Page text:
To be fair, this is just another new McMansion house. I couldn’t really care less if it gets demolished or not. It has no real history and the world won’t come to a standstill if a noveau riche palace gets torn down and replaced by several smaller homes. What really DOES bug me however is when historical homes in America get torn down or are allowed to become completely dilapitated. I’m talking about homes from the Gilded Age, and those that belonged to the great American dynasties and fortunes. Those homes were built to an AMAZING standard and have tons of history and incredible craftsmanship. They show how America emerged as a superpower, and how rich Americans became the wealthiest people in the entire world and how they subsequently lived. If you want to see a video that will make you weep look at Lynnewood Hall and Whitemarsh Hall on Youtube. Honestly, if I was rich, I would immediately donate a lot of money to help preserve such homes. It’s a national disgrace to let homes like that get demolished or fall into complete disarray. They could be turned into a museum, hotel, school, country club, get re-sold as private estate etc. The list is endless. It’s terribly sad….




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    • Daniel

      I agree completely. I immediately thought of the countless castles that have been destroyed here in South Florida (mainly Palm Beach). Incredible, honest-to-God castles such as Playa Riente, El Mirasol and Casa Bendita were destroyed (around the 1950s and 1960s) and replaced with incredibly ugly and worthless architecturally homes. Only tiny fragments remain, such as a fountain or entry gate.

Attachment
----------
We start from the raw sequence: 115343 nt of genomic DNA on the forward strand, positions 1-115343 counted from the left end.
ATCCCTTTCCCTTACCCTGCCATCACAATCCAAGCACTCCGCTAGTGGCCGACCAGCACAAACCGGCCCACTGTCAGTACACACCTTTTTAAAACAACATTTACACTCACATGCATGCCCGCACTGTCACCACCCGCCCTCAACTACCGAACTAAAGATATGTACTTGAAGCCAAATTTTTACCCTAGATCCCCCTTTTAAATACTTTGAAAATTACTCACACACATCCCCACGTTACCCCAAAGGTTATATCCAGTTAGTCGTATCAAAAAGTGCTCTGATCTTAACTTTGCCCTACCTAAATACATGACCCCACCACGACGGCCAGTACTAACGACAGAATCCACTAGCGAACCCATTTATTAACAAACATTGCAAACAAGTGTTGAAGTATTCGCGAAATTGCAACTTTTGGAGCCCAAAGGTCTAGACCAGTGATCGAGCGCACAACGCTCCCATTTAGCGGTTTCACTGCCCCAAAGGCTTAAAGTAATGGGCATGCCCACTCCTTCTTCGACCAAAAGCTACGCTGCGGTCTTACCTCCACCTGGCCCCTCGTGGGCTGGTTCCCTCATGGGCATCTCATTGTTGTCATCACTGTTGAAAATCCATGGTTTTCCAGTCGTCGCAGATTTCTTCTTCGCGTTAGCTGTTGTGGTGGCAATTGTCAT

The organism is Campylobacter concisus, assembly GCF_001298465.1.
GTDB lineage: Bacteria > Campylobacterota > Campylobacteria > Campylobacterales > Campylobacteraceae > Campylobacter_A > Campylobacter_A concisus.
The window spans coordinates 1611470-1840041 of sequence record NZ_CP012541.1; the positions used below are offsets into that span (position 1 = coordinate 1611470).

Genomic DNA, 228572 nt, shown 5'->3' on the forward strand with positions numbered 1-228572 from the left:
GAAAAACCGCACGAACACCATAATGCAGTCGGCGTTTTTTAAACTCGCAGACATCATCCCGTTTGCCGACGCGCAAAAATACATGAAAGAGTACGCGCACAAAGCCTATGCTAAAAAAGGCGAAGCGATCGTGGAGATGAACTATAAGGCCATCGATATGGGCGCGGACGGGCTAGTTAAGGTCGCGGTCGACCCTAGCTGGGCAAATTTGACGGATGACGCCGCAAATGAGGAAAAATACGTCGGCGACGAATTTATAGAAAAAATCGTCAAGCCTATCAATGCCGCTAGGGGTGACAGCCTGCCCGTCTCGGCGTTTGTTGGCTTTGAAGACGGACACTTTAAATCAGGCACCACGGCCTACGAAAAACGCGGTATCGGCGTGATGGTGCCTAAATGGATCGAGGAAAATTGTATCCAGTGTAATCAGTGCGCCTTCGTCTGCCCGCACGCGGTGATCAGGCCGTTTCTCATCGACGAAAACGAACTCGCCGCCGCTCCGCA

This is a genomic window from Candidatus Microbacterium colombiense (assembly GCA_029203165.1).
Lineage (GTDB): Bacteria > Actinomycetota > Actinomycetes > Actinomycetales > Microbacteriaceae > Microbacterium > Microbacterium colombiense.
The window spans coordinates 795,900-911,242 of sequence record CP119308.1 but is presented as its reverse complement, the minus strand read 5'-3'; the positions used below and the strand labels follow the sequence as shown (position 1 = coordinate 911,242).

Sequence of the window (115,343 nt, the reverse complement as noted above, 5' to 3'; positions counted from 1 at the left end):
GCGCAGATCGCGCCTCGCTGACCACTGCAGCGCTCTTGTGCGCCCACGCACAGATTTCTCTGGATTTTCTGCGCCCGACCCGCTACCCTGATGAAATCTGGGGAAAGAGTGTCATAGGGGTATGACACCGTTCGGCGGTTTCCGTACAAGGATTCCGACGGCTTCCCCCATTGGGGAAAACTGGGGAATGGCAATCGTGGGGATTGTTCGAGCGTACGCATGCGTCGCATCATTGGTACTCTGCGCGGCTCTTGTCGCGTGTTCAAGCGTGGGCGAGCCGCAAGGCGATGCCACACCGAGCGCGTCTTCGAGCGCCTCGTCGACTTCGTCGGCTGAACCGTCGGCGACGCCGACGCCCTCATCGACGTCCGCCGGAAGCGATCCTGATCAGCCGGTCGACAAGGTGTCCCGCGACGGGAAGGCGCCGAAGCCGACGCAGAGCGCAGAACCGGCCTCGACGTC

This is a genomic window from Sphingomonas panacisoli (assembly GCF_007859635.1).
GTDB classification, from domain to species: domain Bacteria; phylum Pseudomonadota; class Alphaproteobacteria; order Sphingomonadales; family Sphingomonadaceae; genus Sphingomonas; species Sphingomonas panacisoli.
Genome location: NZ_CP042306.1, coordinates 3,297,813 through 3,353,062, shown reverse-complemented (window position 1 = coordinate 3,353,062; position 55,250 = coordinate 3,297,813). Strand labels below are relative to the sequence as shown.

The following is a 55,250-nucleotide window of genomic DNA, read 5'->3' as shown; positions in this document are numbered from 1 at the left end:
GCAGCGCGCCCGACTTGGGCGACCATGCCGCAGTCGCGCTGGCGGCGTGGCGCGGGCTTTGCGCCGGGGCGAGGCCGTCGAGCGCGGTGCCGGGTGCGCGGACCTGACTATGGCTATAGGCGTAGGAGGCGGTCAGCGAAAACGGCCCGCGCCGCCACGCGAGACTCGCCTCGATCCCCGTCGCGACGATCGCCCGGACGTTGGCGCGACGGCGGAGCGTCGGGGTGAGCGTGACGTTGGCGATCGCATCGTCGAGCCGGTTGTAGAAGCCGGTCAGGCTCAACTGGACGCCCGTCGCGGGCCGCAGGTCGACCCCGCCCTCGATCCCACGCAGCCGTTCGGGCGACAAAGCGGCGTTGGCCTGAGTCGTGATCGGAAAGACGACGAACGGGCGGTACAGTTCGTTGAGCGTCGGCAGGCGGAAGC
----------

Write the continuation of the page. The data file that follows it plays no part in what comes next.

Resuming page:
La Ronda in Pennsylvania is also another example. I honestly hope that one day there will come a point where people will recognize architecture that is worth saving, and not destroy it simply it has become obsolete or they own the land and have the “right”.

      As far as this home goes…shouldn’t have built something so extravagant in an area that will NEVER become exclusive enough to host a home of that caliber. Bye Bye Dean Gardens.




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      • Grrrowler

        We are on the same wavelength, that’s for sure. My first thought was: “Why weep for this house when countless masterpieces by Richard Morris Hunt and McKim, Meade, and White were torn down without much of a second thought?”

        Stewie, you mentioned Whitemarsh Hall; seeing the pictures of its decay and destruction is far more sad than watching this place go away.